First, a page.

My friend is going to see Manchester by the Sea with her husband tomorrow and wants to know what I thought of it.
To echo Casey Affleck on Saturday Night Live recently, it is very sad. Very, very sad.
And I would add that there is no coming back from it.
What is this? A movie coming out at the holidays is supposed to entertain: and that usually means cute cartoon characters saying outrageous things to make us laugh, buildings, cities, countries, heck, whole worlds being blown up only to be saved by the superhuman hero or heroine.
So what is this movie? On the surface, it is as cold as Manchester looks in the winter shots. On the surface, it’s got nothing to feel good about, except that we get to see relationships working out the way they do in real life, without the neat tie-up of a happy ending, where the main character finds the path to true happiness. This guy Lee, played impeccably by Casey Affleck, can no longer even suspect that there is anything like happiness to be had and maybe that is how it needs to be for him.
I wondered what I would say to my friend. I know she could appreciate the artistry in this movie, but I don’t think she would appreciate that feeling good about what it is to be human, sometimes means confronting the truth about our lives, and that doesn’t feel good at all, except at an elemental level.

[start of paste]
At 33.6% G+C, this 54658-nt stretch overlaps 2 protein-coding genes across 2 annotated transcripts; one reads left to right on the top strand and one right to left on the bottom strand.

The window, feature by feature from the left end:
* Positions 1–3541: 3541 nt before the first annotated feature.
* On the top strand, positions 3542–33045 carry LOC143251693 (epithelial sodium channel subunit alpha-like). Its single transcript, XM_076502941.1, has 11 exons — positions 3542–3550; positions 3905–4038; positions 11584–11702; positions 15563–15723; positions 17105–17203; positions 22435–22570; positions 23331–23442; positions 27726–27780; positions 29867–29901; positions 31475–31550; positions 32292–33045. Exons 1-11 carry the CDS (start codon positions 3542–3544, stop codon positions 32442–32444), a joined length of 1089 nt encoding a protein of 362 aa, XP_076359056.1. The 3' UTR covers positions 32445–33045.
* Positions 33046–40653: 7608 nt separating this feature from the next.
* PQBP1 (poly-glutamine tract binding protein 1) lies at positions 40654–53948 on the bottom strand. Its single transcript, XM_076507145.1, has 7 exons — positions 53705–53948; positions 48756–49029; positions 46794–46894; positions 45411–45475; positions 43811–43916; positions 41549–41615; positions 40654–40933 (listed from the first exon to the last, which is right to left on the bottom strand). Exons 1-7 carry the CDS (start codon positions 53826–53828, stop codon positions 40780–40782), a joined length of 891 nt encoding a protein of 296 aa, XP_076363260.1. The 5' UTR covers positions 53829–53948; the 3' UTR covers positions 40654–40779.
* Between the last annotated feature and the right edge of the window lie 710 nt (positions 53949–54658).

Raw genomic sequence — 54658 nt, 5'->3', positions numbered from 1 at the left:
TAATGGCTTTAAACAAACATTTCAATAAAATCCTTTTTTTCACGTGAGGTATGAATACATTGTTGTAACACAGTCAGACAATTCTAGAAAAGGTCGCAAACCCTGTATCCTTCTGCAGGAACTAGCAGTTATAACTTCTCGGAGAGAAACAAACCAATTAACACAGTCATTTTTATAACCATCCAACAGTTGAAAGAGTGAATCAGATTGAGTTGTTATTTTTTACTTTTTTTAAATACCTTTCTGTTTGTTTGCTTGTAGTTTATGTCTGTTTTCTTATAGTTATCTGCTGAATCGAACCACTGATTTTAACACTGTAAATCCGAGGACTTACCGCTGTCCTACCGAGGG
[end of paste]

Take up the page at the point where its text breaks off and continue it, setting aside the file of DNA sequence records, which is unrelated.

I also wondered when I would stop thinking about this movie. About how slow it went, about how devastating Affleck’s performance was, only to be stopped cold by a scene with Michelle Williams, who topped Lee’s devastation with her character’s own. The movie is worth seeing for that scene alone.
But would my friend and her husband like the slowness and the time it takes unfolding, detail by detail, details brought to enrich the movie by the director, Kenneth Lonergan? It looks and feels beautiful and mesmerizing and devastating. I thought about it a lot, far into the night so that I’m not sure what was dreaming and what was thinking.
Is it the best movie I’ve ever seen? Did I even like it? That seems beside the point. It is its own world, its own art. It just is and it is an experience all to itself. When I woke up for real and had a cup of coffee, still thinking about it, I realized what was happening. It was something I read about, the collective unconscious from Jung. We unconsciously share in the human experience and we inherit those experiences unconsciously. It’s why we seem to be born, not cavemen any longer, but with more refined sensibilities brought about by generations of shared experiences. There is something elemental about what we see and feel in this movie, something that goes deeper the lighthearted feel-good stuff as in It’s a Wonderful Life. There is plenty that we can feel – if not good feelings that everything will be okay, then at least the reassurance that there is a resilience to the human experience that is passed down. We get Lee because he is a refinement of past human wreckage and desolation that we all have inherited.
I’m going to tell my friend, “If you need to see the usual lighthearted, feel-good holiday movie, don’t see Manchester by the Sea. It will haunt you.”